The best way to prevent this behavior, from what I can tell from Dr. Google, is to encourage Liam to urinate in our yard before we even head out on a walk, and then to prohibit him from marking with a cheerful "Come on, boy!" when he tries to stop. I'm not at all certain that this will work, but I'm willing to give it a whirl.

If you are dealing with indoor marking behavior, this article from the Humane Society of the United States is quite helpful. If you have multiple dogs and have trouble determining who is doing the marking, or you have small dogs that leave tiny spots that are hard to find, these belly bands I've linked to on the left are amazing. They leave you with a tell-tale spot you can look for, and they're comfortable for dogs to wear. I have friends who swear by them.

Good luck!

Monday, May 9, 2011

Springtime, open windows and blind cats

Lucy the blind cat sitting in an open window
After many long, wet months in Portland, spring has finally arrived. This means we can open the windows once more and let the fresh air in.

If yesterday was any indication, Lucy will spend the entire spring and summer perched in an open window. In fact, she prefers the window in the stairwell.

This shocks me a little, I admit.

The windows on the lower level of the house are surrounded by trees filled with birds and bees. Typically, the sounds of prey nearby would attract her. These windowsills are also warmed by the sunlight in the afternoons, so they make prime napping locations.

But instead, she chooses a windowsill that is dark in the afternoon that faces the street. She listens for people and dogs walking by, but isn't treated to any prey noises.

The only thing I can think of is that there is a fast food joint down the street, and sometimes the smell of grilled meat wafts on the air to our house. Perhaps the smell of cooking food draws her to the window, and this is a bigger lure than the sound of potential food.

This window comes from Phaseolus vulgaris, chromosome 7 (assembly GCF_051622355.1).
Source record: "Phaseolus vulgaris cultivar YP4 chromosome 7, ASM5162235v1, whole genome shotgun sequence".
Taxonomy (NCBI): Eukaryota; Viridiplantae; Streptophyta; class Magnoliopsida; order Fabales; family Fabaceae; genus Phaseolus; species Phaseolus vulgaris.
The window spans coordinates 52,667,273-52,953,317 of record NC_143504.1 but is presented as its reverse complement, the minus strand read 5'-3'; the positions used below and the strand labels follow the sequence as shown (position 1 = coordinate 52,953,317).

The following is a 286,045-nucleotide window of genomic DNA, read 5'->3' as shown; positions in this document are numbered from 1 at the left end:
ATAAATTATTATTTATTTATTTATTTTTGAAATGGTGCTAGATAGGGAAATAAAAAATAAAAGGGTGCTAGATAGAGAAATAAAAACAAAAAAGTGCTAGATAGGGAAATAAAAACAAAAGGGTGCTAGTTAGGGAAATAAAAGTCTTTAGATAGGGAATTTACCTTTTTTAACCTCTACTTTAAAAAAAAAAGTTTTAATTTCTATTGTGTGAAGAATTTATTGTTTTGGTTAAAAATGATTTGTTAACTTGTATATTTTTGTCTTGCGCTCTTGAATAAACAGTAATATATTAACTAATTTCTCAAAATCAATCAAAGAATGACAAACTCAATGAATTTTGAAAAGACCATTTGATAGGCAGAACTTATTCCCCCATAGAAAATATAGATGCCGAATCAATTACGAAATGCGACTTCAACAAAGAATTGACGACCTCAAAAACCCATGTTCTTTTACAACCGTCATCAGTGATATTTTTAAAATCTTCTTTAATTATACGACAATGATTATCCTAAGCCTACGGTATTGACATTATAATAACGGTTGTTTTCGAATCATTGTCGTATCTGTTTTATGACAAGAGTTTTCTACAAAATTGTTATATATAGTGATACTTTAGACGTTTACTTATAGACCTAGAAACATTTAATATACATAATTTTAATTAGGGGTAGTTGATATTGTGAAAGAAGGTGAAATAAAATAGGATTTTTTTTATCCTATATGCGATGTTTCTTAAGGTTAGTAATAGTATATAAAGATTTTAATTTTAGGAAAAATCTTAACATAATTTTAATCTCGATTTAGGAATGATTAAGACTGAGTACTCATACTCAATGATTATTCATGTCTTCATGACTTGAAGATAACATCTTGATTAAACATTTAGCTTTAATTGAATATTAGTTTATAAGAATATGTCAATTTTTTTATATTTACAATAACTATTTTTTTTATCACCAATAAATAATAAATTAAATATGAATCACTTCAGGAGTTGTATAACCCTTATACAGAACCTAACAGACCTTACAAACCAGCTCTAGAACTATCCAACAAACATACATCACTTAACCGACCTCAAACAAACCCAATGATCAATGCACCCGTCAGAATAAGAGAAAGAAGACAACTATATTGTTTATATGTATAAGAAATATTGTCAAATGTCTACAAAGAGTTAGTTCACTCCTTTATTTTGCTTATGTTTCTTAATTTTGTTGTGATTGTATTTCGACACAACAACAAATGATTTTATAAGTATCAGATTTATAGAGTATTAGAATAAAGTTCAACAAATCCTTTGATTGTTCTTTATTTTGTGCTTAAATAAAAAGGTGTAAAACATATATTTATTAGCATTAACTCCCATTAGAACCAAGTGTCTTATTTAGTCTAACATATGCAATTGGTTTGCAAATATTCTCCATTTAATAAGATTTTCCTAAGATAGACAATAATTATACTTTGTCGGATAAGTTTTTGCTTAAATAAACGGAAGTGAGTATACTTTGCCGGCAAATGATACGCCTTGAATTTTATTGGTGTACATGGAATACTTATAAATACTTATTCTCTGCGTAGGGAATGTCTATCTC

Hungry? This is the joint down the street. I may run down there myself.

But in the interim, I'll make sure the screens are packed tight every morning when I open the window. Lucy has great reflexes, and I have no doubt that she could right herself if she fell, but what then? What would happen to a blind cat lost in the neighborhood? It scares me to think about it.

So her safety must come first this spring. She deserves that.

Tuesday, May 3, 2011

Be kind to animals week: How to mark the occasion

Lucy is ready to celebrate animals
The governor of Oregon has named this week "Be Kind to Animals Week." Many other states are celebrating animals this week as well with celebrations and parties. A quick search on the internet yields several stories about how you can honor animals during this week by donating money or having your pet vaccinated or buying your pet a new toy. These are all noble ideas, and I agree that more can be done to show your pets you care on a daily basis.

I also think we should take this week to think about the less-fortunate critters in our midst. After all, this week is about animals and not just about domestic pets. So, I'm planning to do my part. I am going to install a hummingbird feeder, to provide food to migrating birds that may need the nourishment. I'll also put out seeds for our resident squirrel population. And, I'll continue to talk to my neighbors about the importance of retraining our neighborhood coyotes.

For more ideas on how to honor your pets this week, click here.